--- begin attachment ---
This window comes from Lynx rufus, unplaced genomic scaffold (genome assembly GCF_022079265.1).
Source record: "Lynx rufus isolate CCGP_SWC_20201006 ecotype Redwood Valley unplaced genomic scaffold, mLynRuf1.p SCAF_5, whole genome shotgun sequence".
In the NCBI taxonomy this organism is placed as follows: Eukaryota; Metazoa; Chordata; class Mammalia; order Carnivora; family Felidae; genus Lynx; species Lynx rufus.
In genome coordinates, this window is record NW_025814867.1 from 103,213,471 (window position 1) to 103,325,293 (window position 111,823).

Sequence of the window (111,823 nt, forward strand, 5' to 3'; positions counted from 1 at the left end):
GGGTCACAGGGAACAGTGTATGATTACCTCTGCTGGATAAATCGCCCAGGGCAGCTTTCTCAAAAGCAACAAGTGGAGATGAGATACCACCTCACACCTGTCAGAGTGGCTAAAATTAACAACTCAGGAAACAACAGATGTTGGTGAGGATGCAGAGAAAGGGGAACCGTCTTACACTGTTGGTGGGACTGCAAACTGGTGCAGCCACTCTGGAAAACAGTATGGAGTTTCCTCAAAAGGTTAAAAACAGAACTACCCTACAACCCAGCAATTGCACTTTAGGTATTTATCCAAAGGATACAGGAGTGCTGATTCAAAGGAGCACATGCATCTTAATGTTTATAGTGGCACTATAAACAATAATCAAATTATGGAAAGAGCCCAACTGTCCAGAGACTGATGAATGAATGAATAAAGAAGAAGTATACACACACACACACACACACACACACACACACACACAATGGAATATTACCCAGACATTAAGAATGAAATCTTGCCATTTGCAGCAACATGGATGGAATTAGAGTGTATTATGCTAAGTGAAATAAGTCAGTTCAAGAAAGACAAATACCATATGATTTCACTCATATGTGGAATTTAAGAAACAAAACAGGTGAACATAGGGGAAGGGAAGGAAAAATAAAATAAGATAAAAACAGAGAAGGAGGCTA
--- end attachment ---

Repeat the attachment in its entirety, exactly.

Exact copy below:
This window comes from Lynx rufus, unplaced genomic scaffold (genome assembly GCF_022079265.1).
Source record: "Lynx rufus isolate CCGP_SWC_20201006 ecotype Redwood Valley unplaced genomic scaffold, mLynRuf1.p SCAF_5, whole genome shotgun sequence".
In the NCBI taxonomy this organism is placed as follows: Eukaryota; Metazoa; Chordata; class Mammalia; order Carnivora; family Felidae; genus Lynx; species Lynx rufus.
In genome coordinates, this window is record NW_025814867.1 from 103,213,471 (window position 1) to 103,325,293 (window position 111,823).

Sequence of the window (111,823 nt, forward strand, 5' to 3'; positions counted from 1 at the left end):
GGGTCACAGGGAACAGTGTATGATTACCTCTGCTGGATAAATCGCCCAGGGCAGCTTTCTCAAAAGCAACAAGTGGAGATGAGATACCACCTCACACCTGTCAGAGTGGCTAAAATTAACAACTCAGGAAACAACAGATGTTGGTGAGGATGCAGAGAAAGGGGAACCGTCTTACACTGTTGGTGGGACTGCAAACTGGTGCAGCCACTCTGGAAAACAGTATGGAGTTTCCTCAAAAGGTTAAAAACAGAACTACCCTACAACCCAGCAATTGCACTTTAGGTATTTATCCAAAGGATACAGGAGTGCTGATTCAAAGGAGCACATGCATCTTAATGTTTATAGTGGCACTATAAACAATAATCAAATTATGGAAAGAGCCCAACTGTCCAGAGACTGATGAATGAATGAATAAAGAAGAAGTATACACACACACACACACACACACACACACACACACACAATGGAATATTACCCAGACATTAAGAATGAAATCTTGCCATTTGCAGCAACATGGATGGAATTAGAGTGTATTATGCTAAGTGAAATAAGTCAGTTCAAGAAAGACAAATACCATATGATTTCACTCATATGTGGAATTTAAGAAACAAAACAGGTGAACATAGGGGAAGGGAAGGAAAAATAAAATAAGATAAAAACAGAGAAGGAGGCTA